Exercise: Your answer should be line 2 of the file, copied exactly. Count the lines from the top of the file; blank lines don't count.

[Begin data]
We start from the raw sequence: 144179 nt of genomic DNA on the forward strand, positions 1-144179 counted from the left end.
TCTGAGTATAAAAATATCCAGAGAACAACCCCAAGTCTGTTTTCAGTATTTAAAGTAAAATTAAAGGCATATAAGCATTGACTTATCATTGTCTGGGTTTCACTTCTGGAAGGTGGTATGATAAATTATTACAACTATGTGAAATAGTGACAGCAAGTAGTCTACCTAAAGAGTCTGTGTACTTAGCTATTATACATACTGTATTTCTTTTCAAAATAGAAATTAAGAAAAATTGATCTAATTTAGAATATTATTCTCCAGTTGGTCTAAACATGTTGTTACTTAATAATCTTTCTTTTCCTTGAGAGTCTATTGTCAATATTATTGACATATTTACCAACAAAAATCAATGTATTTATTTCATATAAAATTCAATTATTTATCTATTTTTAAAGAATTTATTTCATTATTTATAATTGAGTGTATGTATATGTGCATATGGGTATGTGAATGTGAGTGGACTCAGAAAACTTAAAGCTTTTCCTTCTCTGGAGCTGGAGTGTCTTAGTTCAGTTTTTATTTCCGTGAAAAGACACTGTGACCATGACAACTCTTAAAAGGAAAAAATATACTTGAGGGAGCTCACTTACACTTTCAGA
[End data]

TCTGAGTATAAAAATATCCAGAGAACAACCCCAAGTCTGTTTTCAGTATTTAAAGTAAAATTAAAGGCATATAAGCATTGACTTATCATTGTCTGGGTTTCACTTCTGGAAGGTGGTATGATAAATTATTACAACTATGTGAAATAGTGACAGCAAGTAGTCTACCTAAAGAGTCTGTGTACTTAGCTATTATACATACTGTATTTCTTTTCAAAATAGAAATTAAGAAAAATTGATCTAATTTAGAATATTATTCTCCAGTTGGTCTAAACATGTTGTTACTTAATAATCTTTCTTTTCCTTGAGAGTCTATTGTCAATATTATTGACATATTTACCAACAAAAATCAATGTATTTATTTCATATAAAATTCAATTATTTATCTATTTTTAAAGAATTTATTTCATTATTTATAATTGAGTGTATGTATATGTGCATATGGGTATGTGAATGTGAGTGGACTCAGAAAACTTAAAGCTTTTCCTTCTCTGGAGCTGGAGTGTCTTAGTTCAGTTTTTATTTCCGTGAAAAGACACTGTGACCATGACAACTCTTAAAAGGAAAAAATATACTTGAGGGAGCTCACTTACACTTTCAGA